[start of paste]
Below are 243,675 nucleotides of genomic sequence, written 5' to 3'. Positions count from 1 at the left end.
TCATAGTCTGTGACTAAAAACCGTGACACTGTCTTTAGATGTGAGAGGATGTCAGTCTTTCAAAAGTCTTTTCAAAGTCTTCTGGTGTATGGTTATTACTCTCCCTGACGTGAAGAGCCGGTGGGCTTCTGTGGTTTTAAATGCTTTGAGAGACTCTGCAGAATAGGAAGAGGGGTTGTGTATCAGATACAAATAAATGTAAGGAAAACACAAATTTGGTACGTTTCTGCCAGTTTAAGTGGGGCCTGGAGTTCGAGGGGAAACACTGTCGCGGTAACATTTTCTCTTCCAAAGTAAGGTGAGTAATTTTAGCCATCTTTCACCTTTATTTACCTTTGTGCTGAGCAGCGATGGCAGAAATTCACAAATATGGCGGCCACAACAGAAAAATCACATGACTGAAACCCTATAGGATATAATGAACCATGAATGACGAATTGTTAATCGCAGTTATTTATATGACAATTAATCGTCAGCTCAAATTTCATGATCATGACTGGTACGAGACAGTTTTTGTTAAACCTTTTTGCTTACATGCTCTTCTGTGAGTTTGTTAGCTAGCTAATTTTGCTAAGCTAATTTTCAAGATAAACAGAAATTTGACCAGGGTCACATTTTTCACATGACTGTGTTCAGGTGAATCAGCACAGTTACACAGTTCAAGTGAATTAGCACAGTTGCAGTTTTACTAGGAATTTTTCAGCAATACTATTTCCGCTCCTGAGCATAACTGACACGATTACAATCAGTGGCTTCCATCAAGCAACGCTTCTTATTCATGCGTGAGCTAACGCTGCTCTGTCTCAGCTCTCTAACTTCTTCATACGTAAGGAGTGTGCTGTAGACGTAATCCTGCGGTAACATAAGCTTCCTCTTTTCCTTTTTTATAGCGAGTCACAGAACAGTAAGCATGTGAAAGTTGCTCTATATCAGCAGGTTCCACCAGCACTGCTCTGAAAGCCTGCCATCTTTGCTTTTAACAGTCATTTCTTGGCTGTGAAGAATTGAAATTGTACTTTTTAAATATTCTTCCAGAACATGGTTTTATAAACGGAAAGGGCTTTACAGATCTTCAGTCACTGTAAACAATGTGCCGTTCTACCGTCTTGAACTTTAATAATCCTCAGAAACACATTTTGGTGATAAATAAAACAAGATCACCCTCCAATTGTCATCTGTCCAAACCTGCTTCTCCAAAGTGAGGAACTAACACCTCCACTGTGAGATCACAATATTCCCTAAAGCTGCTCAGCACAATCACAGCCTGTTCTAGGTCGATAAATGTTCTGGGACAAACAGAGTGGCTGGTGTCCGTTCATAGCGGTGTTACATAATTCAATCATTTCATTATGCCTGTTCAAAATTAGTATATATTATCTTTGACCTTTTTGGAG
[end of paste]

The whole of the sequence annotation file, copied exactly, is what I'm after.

Below are 243,675 nucleotides of genomic sequence, written 5' to 3'. Positions count from 1 at the left end.
TCATAGTCTGTGACTAAAAACCGTGACACTGTCTTTAGATGTGAGAGGATGTCAGTCTTTCAAAAGTCTTTTCAAAGTCTTCTGGTGTATGGTTATTACTCTCCCTGACGTGAAGAGCCGGTGGGCTTCTGTGGTTTTAAATGCTTTGAGAGACTCTGCAGAATAGGAAGAGGGGTTGTGTATCAGATACAAATAAATGTAAGGAAAACACAAATTTGGTACGTTTCTGCCAGTTTAAGTGGGGCCTGGAGTTCGAGGGGAAACACTGTCGCGGTAACATTTTCTCTTCCAAAGTAAGGTGAGTAATTTTAGCCATCTTTCACCTTTATTTACCTTTGTGCTGAGCAGCGATGGCAGAAATTCACAAATATGGCGGCCACAACAGAAAAATCACATGACTGAAACCCTATAGGATATAATGAACCATGAATGACGAATTGTTAATCGCAGTTATTTATATGACAATTAATCGTCAGCTCAAATTTCATGATCATGACTGGTACGAGACAGTTTTTGTTAAACCTTTTTGCTTACATGCTCTTCTGTGAGTTTGTTAGCTAGCTAATTTTGCTAAGCTAATTTTCAAGATAAACAGAAATTTGACCAGGGTCACATTTTTCACATGACTGTGTTCAGGTGAATCAGCACAGTTACACAGTTCAAGTGAATTAGCACAGTTGCAGTTTTACTAGGAATTTTTCAGCAATACTATTTCCGCTCCTGAGCATAACTGACACGATTACAATCAGTGGCTTCCATCAAGCAACGCTTCTTATTCATGCGTGAGCTAACGCTGCTCTGTCTCAGCTCTCTAACTTCTTCATACGTAAGGAGTGTGCTGTAGACGTAATCCTGCGGTAACATAAGCTTCCTCTTTTCCTTTTTTATAGCGAGTCACAGAACAGTAAGCATGTGAAAGTTGCTCTATATCAGCAGGTTCCACCAGCACTGCTCTGAAAGCCTGCCATCTTTGCTTTTAACAGTCATTTCTTGGCTGTGAAGAATTGAAATTGTACTTTTTAAATATTCTTCCAGAACATGGTTTTATAAACGGAAAGGGCTTTACAGATCTTCAGTCACTGTAAACAATGTGCCGTTCTACCGTCTTGAACTTTAATAATCCTCAGAAACACATTTTGGTGATAAATAAAACAAGATCACCCTCCAATTGTCATCTGTCCAAACCTGCTTCTCCAAAGTGAGGAACTAACACCTCCACTGTGAGATCACAATATTCCCTAAAGCTGCTCAGCACAATCACAGCCTGTTCTAGGTCGATAAATGTTCTGGGACAAACAGAGTGGCTGGTGTCCGTTCATAGCGGTGTTACATAATTCAATCATTTCATTATGCCTGTTCAAAATTAGTATATATTATCTTTGACCTTTTTGGAG